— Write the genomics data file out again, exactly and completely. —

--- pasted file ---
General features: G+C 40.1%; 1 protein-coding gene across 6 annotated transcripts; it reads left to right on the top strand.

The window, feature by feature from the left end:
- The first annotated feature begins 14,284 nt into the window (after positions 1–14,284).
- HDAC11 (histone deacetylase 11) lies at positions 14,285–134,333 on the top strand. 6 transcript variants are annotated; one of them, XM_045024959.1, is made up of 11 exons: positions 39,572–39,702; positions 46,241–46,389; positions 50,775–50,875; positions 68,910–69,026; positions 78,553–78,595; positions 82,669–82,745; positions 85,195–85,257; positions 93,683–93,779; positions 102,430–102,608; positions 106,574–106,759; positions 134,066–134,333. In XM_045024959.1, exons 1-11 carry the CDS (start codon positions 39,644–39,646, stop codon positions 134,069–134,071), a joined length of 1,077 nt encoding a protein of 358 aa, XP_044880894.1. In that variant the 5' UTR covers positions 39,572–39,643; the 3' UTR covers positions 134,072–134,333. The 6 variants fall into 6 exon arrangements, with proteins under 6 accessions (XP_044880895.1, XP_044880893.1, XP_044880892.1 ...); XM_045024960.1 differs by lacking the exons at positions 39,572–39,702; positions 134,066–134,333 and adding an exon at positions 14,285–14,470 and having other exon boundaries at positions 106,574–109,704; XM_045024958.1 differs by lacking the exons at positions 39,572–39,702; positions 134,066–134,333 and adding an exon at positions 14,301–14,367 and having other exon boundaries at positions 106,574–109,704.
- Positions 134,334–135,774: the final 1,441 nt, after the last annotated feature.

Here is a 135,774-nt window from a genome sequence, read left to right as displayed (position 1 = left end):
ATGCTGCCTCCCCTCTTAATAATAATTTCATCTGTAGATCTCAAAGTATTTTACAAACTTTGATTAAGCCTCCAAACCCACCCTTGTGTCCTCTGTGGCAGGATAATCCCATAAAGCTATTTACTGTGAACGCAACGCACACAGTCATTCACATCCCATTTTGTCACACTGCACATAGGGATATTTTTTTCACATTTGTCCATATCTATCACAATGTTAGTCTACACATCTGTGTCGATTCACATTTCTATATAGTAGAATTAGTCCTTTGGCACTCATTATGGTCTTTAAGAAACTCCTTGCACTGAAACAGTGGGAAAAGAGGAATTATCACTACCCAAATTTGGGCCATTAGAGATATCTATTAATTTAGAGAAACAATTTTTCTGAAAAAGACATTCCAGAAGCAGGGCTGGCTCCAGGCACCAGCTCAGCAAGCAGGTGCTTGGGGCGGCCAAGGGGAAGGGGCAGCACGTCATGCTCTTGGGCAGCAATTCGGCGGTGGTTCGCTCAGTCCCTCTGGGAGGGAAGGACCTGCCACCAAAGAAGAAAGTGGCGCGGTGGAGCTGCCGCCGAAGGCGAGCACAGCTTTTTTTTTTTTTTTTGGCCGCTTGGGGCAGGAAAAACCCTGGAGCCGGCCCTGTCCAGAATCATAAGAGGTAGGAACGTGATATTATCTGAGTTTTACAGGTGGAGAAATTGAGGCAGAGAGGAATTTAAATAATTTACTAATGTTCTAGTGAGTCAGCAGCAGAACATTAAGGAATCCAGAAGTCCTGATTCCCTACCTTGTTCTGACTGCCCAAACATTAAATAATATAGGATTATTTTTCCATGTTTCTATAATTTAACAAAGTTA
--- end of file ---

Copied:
General features: G+C 40.1%; 1 protein-coding gene across 6 annotated transcripts; it reads left to right on the top strand.

The window, feature by feature from the left end:
- The first annotated feature begins 14,284 nt into the window (after positions 1–14,284).
- HDAC11 (histone deacetylase 11) lies at positions 14,285–134,333 on the top strand. 6 transcript variants are annotated; one of them, XM_045024959.1, is made up of 11 exons: positions 39,572–39,702; positions 46,241–46,389; positions 50,775–50,875; positions 68,910–69,026; positions 78,553–78,595; positions 82,669–82,745; positions 85,195–85,257; positions 93,683–93,779; positions 102,430–102,608; positions 106,574–106,759; positions 134,066–134,333. In XM_045024959.1, exons 1-11 carry the CDS (start codon positions 39,644–39,646, stop codon positions 134,069–134,071), a joined length of 1,077 nt encoding a protein of 358 aa, XP_044880894.1. In that variant the 5' UTR covers positions 39,572–39,643; the 3' UTR covers positions 134,072–134,333. The 6 variants fall into 6 exon arrangements, with proteins under 6 accessions (XP_044880895.1, XP_044880893.1, XP_044880892.1 ...); XM_045024960.1 differs by lacking the exons at positions 39,572–39,702; positions 134,066–134,333 and adding an exon at positions 14,285–14,470 and having other exon boundaries at positions 106,574–109,704; XM_045024958.1 differs by lacking the exons at positions 39,572–39,702; positions 134,066–134,333 and adding an exon at positions 14,301–14,367 and having other exon boundaries at positions 106,574–109,704.
- Positions 134,334–135,774: the final 1,441 nt, after the last annotated feature.

Here is a 135,774-nt window from a genome sequence, read left to right as displayed (position 1 = left end):
ATGCTGCCTCCCCTCTTAATAATAATTTCATCTGTAGATCTCAAAGTATTTTACAAACTTTGATTAAGCCTCCAAACCCACCCTTGTGTCCTCTGTGGCAGGATAATCCCATAAAGCTATTTACTGTGAACGCAACGCACACAGTCATTCACATCCCATTTTGTCACACTGCACATAGGGATATTTTTTTCACATTTGTCCATATCTATCACAATGTTAGTCTACACATCTGTGTCGATTCACATTTCTATATAGTAGAATTAGTCCTTTGGCACTCATTATGGTCTTTAAGAAACTCCTTGCACTGAAACAGTGGGAAAAGAGGAATTATCACTACCCAAATTTGGGCCATTAGAGATATCTATTAATTTAGAGAAACAATTTTTCTGAAAAAGACATTCCAGAAGCAGGGCTGGCTCCAGGCACCAGCTCAGCAAGCAGGTGCTTGGGGCGGCCAAGGGGAAGGGGCAGCACGTCATGCTCTTGGGCAGCAATTCGGCGGTGGTTCGCTCAGTCCCTCTGGGAGGGAAGGACCTGCCACCAAAGAAGAAAGTGGCGCGGTGGAGCTGCCGCCGAAGGCGAGCACAGCTTTTTTTTTTTTTTTTGGCCGCTTGGGGCAGGAAAAACCCTGGAGCCGGCCCTGTCCAGAATCATAAGAGGTAGGAACGTGATATTATCTGAGTTTTACAGGTGGAGAAATTGAGGCAGAGAGGAATTTAAATAATTTACTAATGTTCTAGTGAGTCAGCAGCAGAACATTAAGGAATCCAGAAGTCCTGATTCCCTACCTTGTTCTGACTGCCCAAACATTAAATAATATAGGATTATTTTTCCATGTTTCTATAATTTAACAAAGTTA